These things saith the Amen - Referring, as is the case in every epistle, to some attribute of the speaker adapted to impress their minds, or to give special force to what he was about to say to that particular church. Laodicea was characterized by lukewarmness, and the reference to the fact that he who was about to address them was the "Amen" - that is, was characterized by the simple earnestness and sincerity denoted by that word - was eminently suited to make an impression on the minds of such a people. The word "Amen" means "true," "certain," "faithful"; and, as used here, it means that he to whom it is applied is eminently true and faithful. What he affirms is true; what he promises or threatens is certain. Himself characterized by sincerity and truth (notes on Co2 1:20), he can look with approbation only on the same thing in others: and hence he looks with displeasure on the lukewarmness which, from its very nature, always approximates insincerity. This was an attribute, therefore, every way appropriate to be referred to in addressing a lukewarm church.
The faithful and true witness - This is presenting the idea implied in the word "Amen" in a more complete form, but substantially the same thing is referred to. He is a witness for God and his truth, and he can approve of nothing which the God of truth would not approve. See the notes on Rev 1:5.
The beginning of the creation of God - This expression is a very important one in regard to the rank and dignity of the Saviour, and, like all similar expressions respecting him, its meaning has been much controverted. Compare the notes on Col 1:15. The phrase used here is susceptible, properly, of only one of the following significations, namely, either:
(a) that he was the beginning of the creation in the sense that he caused the universe to begin to exist - that is, that he was the author of all things; or.
(b) that he was the first created being; or.
(c) that he holds the primacy over all, and is at the head of the universe.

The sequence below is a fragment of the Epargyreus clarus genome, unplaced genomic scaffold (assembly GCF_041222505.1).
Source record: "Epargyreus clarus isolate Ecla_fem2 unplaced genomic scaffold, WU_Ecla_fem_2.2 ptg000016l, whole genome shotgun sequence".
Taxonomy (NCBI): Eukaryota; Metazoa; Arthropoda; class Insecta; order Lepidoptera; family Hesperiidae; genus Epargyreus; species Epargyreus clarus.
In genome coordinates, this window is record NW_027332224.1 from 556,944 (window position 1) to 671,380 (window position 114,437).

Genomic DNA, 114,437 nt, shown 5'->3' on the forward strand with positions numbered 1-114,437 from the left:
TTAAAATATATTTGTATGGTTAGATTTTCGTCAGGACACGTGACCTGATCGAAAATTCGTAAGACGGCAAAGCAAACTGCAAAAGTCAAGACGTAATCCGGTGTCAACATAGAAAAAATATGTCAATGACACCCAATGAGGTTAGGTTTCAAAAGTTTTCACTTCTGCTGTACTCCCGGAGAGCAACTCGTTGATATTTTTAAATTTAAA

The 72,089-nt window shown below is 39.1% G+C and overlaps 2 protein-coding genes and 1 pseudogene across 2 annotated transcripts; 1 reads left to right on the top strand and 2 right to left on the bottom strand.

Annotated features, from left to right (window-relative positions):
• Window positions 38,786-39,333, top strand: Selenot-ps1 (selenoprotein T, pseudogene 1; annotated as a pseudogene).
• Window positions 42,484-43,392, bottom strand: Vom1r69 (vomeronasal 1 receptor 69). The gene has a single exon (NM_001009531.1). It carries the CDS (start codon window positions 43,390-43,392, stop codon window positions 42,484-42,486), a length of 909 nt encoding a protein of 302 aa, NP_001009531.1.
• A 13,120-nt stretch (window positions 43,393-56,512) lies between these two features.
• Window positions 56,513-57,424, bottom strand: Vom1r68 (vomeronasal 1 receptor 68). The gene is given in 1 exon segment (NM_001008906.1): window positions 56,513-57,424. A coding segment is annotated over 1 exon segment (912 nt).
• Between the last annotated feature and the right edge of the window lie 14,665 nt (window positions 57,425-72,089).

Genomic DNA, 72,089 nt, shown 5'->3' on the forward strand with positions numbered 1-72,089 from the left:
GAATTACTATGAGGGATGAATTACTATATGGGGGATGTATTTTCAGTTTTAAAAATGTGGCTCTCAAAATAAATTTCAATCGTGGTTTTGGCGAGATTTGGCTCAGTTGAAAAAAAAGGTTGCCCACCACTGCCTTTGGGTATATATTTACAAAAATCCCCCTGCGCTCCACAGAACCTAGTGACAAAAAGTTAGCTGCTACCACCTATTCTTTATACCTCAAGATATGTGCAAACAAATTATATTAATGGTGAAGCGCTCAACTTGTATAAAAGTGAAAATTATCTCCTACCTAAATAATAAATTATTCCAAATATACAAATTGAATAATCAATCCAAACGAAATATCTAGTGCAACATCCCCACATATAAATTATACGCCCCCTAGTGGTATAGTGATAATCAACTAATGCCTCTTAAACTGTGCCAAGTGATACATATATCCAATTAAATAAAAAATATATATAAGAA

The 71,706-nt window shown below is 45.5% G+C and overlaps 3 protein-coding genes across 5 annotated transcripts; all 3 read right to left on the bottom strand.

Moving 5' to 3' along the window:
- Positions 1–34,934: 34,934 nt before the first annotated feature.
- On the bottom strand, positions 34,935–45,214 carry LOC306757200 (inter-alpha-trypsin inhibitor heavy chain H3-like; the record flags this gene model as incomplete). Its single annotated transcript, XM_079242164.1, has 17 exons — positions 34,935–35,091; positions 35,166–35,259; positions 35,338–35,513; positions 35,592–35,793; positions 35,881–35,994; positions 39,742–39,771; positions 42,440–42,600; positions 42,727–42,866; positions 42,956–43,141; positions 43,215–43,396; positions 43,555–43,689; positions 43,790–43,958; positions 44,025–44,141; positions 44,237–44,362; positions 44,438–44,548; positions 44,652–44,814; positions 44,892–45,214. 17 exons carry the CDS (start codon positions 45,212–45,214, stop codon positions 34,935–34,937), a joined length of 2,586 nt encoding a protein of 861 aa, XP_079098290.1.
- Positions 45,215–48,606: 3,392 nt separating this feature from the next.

It is not necessary to examine any other proposed interpretations, for the only other senses supposed to be conveyed by the words, that he is the beginning of the creation in the sense I that he rose from the dead as the first-fruits of them that sleep, or that he is the head of the spiritual creation of God, axe so foreign to the natural meaning of the words as to need no special refutation. As to the three significations suggested above, it may be observed, that the first one - that he is the author of the creation, and in that sense the beginning - though expressing a scriptural doctrine Joh 1:3; Eph 3:9; Col 1:16, is not in accordance with the proper meaning of the word used here - ἀρχὴ archē. The word properly refers to the "commencement" of a thing, not its "authorship," and denotes properly primacy in time, and primacy in rank, but not primacy in the sense of causing anything to exist. The two ideas which run through the word as it is used in the New Testament are those just suggested. For the former - primacy in regard to time - that is properly the commencement of a thing, see the following passages where the word occurs: Mat 19:4, Mat 19:8; Mat 24:8, Mat 24:21; Mar 1:1; Mar 10:6; Mar 13:8, Mar 13:19; Luk 1:2; Joh 1:1-2; Joh 2:11; Joh 6:64; Joh 8:25, Joh 8:44; Joh 15:27; Joh 16:4; Act 11:15; Jo1 1:1; Jo1 2:7, Jo1 2:13-14, Jo1 2:24; Jo1 3:8, Jo1 3:11; Jo2 1:5-6. For the latter signification, primacy of rank or authority, see the following places: Luk 12:11; Luk 20:20; Rom 8:38; Co1 15:24; Eph 1:21; Eph 3:10; Eph 6:12; Col 1:16, Col 1:18; Col 2:10, Col 2:15; Tit 3:1. The word is not, therefore, found in the sense of authorship, as denoting that one is the beginning of anything in the sense that he caused it to have an existence. As to the second of the significations suggested, that it means that he was the first created being, it may be observed: